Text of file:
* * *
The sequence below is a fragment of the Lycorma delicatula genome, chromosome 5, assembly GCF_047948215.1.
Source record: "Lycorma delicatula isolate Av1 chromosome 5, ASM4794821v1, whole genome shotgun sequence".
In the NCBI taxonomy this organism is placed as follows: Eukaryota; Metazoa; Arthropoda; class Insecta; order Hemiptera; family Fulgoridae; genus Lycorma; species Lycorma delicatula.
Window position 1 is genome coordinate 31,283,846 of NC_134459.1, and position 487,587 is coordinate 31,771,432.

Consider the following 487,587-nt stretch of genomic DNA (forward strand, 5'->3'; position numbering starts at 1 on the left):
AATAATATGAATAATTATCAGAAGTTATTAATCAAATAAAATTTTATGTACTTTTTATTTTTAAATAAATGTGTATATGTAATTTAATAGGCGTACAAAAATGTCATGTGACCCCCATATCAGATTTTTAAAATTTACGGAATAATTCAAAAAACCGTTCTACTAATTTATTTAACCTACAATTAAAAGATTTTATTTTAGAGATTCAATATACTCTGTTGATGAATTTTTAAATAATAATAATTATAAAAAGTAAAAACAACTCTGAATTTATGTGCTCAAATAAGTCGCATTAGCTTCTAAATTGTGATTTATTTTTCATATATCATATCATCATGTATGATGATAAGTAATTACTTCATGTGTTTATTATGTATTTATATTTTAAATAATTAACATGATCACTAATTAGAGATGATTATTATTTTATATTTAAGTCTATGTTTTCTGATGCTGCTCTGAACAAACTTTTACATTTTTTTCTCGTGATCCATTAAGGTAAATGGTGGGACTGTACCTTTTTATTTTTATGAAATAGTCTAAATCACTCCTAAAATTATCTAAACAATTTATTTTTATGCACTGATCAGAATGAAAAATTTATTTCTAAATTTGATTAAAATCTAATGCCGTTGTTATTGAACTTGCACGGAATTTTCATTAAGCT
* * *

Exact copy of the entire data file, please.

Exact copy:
The sequence below is a fragment of the Lycorma delicatula genome, chromosome 5, assembly GCF_047948215.1.
Source record: "Lycorma delicatula isolate Av1 chromosome 5, ASM4794821v1, whole genome shotgun sequence".
In the NCBI taxonomy this organism is placed as follows: Eukaryota; Metazoa; Arthropoda; class Insecta; order Hemiptera; family Fulgoridae; genus Lycorma; species Lycorma delicatula.
Window position 1 is genome coordinate 31,283,846 of NC_134459.1, and position 487,587 is coordinate 31,771,432.

Consider the following 487,587-nt stretch of genomic DNA (forward strand, 5'->3'; position numbering starts at 1 on the left):
AATAATATGAATAATTATCAGAAGTTATTAATCAAATAAAATTTTATGTACTTTTTATTTTTAAATAAATGTGTATATGTAATTTAATAGGCGTACAAAAATGTCATGTGACCCCCATATCAGATTTTTAAAATTTACGGAATAATTCAAAAAACCGTTCTACTAATTTATTTAACCTACAATTAAAAGATTTTATTTTAGAGATTCAATATACTCTGTTGATGAATTTTTAAATAATAATAATTATAAAAAGTAAAAACAACTCTGAATTTATGTGCTCAAATAAGTCGCATTAGCTTCTAAATTGTGATTTATTTTTCATATATCATATCATCATGTATGATGATAAGTAATTACTTCATGTGTTTATTATGTATTTATATTTTAAATAATTAACATGATCACTAATTAGAGATGATTATTATTTTATATTTAAGTCTATGTTTTCTGATGCTGCTCTGAACAAACTTTTACATTTTTTTCTCGTGATCCATTAAGGTAAATGGTGGGACTGTACCTTTTTATTTTTATGAAATAGTCTAAATCACTCCTAAAATTATCTAAACAATTTATTTTTATGCACTGATCAGAATGAAAAATTTATTTCTAAATTTGATTAAAATCTAATGCCGTTGTTATTGAACTTGCACGGAATTTTCATTAAGCT